For a better experience, click the Compatibility Mode icon above to turn off Compatibility Mode, which is only for viewing older websites.

Meet Assistant Research Professor of Criminology and Justice Studies Kathleen Powell, PhD

November 11, 2021

Kathleen Powell, PhD, is an assistant research professor in the Department of Criminology and Justice Studies, with a joint affiliation with the Center for Public Policy. Broadly, her research examines the various impacts of involvement with the juvenile and criminal justice systems.

She focuses on identifying person-level outcomes of being arrested, on community supervision or incarcerated. Using both quantitative and qualitative methods, her research is often grounded in the life course paradigm and/or the social stress process. Her recent scholarship includes an investigation of age-based variation in mental health following justice system involvement that highlighted the concentrated adverse consequences of incarceration during late adolescence and the transition to adulthood for individuals’ depression and anxiety. Similar papers include a study of occupational stress among public defenders and inequality in earnings following arrest and incarceration in early adulthood. Recently, her research agenda has expanded to include applied projects tackling issues of central importance to criminal justice policy in Philadelphia and throughout Pennsylvania.

Kathleen Powell

Degree: PhD, Criminal Justice, Rutgers University
Research Interests: Juvenile Delinquency and Justice; Crime and the Life Course; Corrections, Punishment, and Inequality; Courts and the Legal Profession; Criminal and Juvenile Justice Policy; Research Methods
Hometown: Cherry Hill, NJ

What is your favorite thing about Philadelphia?

This is a very tough question, because I love so many things about Philadelphia. There’s just so much to eat, see and do right in my backyard. I’d have to say my favorite is the food scene: the quality, creativity, diversity and approachability of the dining scene here is just amazing. There’s always something new and exciting to try. As a lifelong Eagles fan, a close second is the sports culture.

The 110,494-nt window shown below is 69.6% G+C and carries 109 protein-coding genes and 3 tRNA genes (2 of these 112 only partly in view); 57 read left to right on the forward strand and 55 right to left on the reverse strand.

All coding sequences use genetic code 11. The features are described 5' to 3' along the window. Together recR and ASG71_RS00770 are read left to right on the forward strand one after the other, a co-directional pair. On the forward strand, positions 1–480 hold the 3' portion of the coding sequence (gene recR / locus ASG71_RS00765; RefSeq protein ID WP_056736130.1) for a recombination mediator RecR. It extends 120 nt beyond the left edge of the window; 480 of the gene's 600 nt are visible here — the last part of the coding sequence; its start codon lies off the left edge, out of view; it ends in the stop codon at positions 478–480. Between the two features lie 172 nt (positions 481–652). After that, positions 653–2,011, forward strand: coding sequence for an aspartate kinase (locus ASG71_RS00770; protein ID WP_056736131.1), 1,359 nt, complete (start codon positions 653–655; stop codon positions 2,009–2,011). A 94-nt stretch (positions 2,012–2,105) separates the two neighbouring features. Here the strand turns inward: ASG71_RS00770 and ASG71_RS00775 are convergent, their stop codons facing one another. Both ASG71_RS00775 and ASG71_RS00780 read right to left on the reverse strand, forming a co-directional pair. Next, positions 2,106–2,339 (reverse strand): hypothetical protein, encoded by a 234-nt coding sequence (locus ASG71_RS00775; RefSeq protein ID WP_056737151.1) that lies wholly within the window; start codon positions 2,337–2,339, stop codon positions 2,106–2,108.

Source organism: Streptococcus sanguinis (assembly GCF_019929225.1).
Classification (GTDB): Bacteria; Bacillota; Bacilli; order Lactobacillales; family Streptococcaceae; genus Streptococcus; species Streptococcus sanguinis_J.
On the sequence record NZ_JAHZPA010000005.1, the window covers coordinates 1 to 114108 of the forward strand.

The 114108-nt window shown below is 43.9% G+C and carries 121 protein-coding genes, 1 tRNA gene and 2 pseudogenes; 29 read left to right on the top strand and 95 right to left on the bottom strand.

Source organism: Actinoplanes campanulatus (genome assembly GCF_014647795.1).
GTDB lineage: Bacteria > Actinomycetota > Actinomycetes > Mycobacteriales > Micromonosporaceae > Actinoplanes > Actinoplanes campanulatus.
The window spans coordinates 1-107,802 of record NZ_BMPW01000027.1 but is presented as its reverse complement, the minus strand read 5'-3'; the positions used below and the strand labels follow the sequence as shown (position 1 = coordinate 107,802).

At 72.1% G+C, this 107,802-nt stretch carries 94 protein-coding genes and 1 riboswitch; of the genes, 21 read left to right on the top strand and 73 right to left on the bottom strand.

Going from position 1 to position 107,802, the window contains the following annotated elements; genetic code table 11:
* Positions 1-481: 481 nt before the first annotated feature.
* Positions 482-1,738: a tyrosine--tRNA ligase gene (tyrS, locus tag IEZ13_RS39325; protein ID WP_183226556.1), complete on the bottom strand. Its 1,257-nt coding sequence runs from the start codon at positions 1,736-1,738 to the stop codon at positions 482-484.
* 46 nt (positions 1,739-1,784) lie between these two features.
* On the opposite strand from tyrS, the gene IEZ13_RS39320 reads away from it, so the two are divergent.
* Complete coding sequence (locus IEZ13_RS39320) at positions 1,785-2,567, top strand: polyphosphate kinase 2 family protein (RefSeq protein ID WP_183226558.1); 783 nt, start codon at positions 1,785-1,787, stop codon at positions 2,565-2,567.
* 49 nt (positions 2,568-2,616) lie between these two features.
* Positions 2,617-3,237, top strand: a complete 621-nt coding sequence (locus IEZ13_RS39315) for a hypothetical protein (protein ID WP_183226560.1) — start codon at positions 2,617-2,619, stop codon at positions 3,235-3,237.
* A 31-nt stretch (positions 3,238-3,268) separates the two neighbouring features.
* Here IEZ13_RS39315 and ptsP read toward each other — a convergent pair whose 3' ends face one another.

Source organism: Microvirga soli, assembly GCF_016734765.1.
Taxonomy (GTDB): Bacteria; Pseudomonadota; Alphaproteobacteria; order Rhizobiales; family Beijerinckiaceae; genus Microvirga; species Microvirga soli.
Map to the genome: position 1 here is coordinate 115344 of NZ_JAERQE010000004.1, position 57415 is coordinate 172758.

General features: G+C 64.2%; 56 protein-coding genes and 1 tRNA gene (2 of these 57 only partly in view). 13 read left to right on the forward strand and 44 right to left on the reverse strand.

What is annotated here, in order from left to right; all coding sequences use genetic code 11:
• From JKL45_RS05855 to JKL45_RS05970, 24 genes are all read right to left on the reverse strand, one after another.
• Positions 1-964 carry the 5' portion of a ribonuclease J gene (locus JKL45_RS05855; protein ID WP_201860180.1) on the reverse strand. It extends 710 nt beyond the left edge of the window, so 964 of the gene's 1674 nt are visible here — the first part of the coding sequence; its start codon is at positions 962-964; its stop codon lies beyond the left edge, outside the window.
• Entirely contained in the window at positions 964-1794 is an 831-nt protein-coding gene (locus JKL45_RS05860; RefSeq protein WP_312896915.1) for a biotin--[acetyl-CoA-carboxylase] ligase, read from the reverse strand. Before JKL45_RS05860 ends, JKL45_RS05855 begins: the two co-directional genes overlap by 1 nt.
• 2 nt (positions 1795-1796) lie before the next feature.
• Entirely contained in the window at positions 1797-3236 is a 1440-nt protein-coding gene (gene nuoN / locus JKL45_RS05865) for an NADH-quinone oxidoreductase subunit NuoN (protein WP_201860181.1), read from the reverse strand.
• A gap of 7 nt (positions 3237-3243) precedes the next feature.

When was the last time you did something “for the first time”? What was it?

I imagine this is a relatable story, but in an effort to get out of the house and into new scenery, I tried camping for the first time in the early summer of 2020. I thought I would hate it and come home early – to my surprise, I loved the calmness and serenity of the experience of being in nature and away from the hecticness of city life. It’s so relaxing and refreshing to sit around a campfire and reconnect with friends and family absent distractions from our phones. I’ve been on several trips since and look forward to more!

What would students be surprised to learn about you?

I write and eat with my left hand, but I do almost everything else with my right hand/right side. I refer to myself as “somewhat ambidextrous.”

What did you want to be when you were a kid? What made you want to become a professor?